Silent Films and Animated Chameleons: Oscar Rundown

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The Academy Awards have redeemed themselves. Trophies seem to finally be going to the rightful winners, and a ceremony loaded with the usual amount of drama has made the 84th Annual Oscar Ceremony big news. Here are some highlights of the awesomeness, in case you missed it:
 

The Artist dominates.

Viewers everywhere will be rushing to see The Artist after last night’s award ceremony. As if taking home five Oscars is not enough, this film has also earned recognition for being the first silent film to win an Oscar of any kind since 1929.
 

Meryl is back on top.

Meryl Streep takes home her third Oscar, this time for Best Leading Actress in The Iron Lady, and maintains her supremacy in the TV-world. This Yale graduate has been nominated for 17 Oscars throughout her career and her newest role in Great Hope Springs is expected to stir up some excitement when the film is released this summer on Aug. 10.
 

20 minutes? Pshh, plenty of time.

Octavia Spencer wins Best Supporting Actress for her role as Minny Jackson in The Help. Although she got only about 20 minutes of screen time in the film, Spencer left such an impression on viewers that the Oscars couldn’t help but throw some kudos her way.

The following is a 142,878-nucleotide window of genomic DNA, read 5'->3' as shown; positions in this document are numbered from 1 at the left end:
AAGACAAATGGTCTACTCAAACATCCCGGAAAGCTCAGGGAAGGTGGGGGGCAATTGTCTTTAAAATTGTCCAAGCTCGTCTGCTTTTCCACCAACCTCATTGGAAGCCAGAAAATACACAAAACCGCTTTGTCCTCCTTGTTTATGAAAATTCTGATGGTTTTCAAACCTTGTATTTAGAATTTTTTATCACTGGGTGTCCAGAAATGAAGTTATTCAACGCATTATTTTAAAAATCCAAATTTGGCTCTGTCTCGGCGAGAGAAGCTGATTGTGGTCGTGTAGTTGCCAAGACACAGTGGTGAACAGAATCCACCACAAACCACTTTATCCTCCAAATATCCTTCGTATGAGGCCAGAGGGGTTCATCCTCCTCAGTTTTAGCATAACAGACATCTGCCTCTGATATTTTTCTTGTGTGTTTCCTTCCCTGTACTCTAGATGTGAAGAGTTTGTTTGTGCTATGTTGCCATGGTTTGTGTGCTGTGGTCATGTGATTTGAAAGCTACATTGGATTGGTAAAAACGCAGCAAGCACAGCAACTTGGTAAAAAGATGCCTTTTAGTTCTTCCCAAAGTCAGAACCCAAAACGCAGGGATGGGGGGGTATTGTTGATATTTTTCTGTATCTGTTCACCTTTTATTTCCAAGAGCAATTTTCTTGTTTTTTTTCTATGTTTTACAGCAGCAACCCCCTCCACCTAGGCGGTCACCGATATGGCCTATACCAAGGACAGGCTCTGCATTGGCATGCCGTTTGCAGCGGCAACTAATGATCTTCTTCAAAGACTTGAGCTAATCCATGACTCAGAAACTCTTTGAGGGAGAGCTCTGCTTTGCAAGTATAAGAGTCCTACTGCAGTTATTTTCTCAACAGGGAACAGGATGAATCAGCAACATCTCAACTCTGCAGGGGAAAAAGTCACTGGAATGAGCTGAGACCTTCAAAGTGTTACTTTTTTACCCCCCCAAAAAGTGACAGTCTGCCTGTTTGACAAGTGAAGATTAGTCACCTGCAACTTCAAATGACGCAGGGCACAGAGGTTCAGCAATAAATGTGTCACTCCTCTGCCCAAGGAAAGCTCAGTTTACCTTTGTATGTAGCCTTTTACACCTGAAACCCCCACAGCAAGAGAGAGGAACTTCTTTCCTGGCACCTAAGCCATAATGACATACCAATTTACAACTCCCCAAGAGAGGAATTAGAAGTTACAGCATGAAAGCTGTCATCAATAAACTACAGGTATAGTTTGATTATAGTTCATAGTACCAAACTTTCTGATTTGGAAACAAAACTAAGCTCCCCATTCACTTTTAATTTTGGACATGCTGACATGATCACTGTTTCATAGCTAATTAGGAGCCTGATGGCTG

Rango brings it down a notch.

The only noticeable letdown of the Academy Awards was the selection of Rango as Best Animated Feature Film. Word on the street has been pulling in favor of the animated movie Rio, but the Oscars seemed to favor a much less exciting and remarkably bizarre film this year.
 

CM’s Best Dressed Award: Jessica Chastain turns heads.

Chastain commented to the Hollywood Reporter, "Most little girls dream of their wedding dresses, I grew up dreaming of my Oscar dress.” Well, Jessica, you’re living the dream—this star stunned viewers with a gorgeous black and gold Alexander McQueen gown and alluring, classic look. With sparkling beads and a dazzling smile, Chastain takes the cake for best dressed.
 

How did they not see Baron Cohen coming?

Of course, no famous awards ceremony can finish without at least one major publicity stunt. Sacha Baron Cohen, notorious for his media-attracting behavior, dressed in the attire of Admiral General Shabazz Aladeen (his new role in The Dictator) and approached host Ryan Seacrest on stage. Accompanied by two female “security guards”, Baron Cohen proceeded to dump white dust—the late Kim Jong-Il’s ashes, in fact, according to Baron Cohen—all over host Ryan Seacrest’s suit. He may have been escorted out by security, but he certainly got his point across. Mission accomplished.
 

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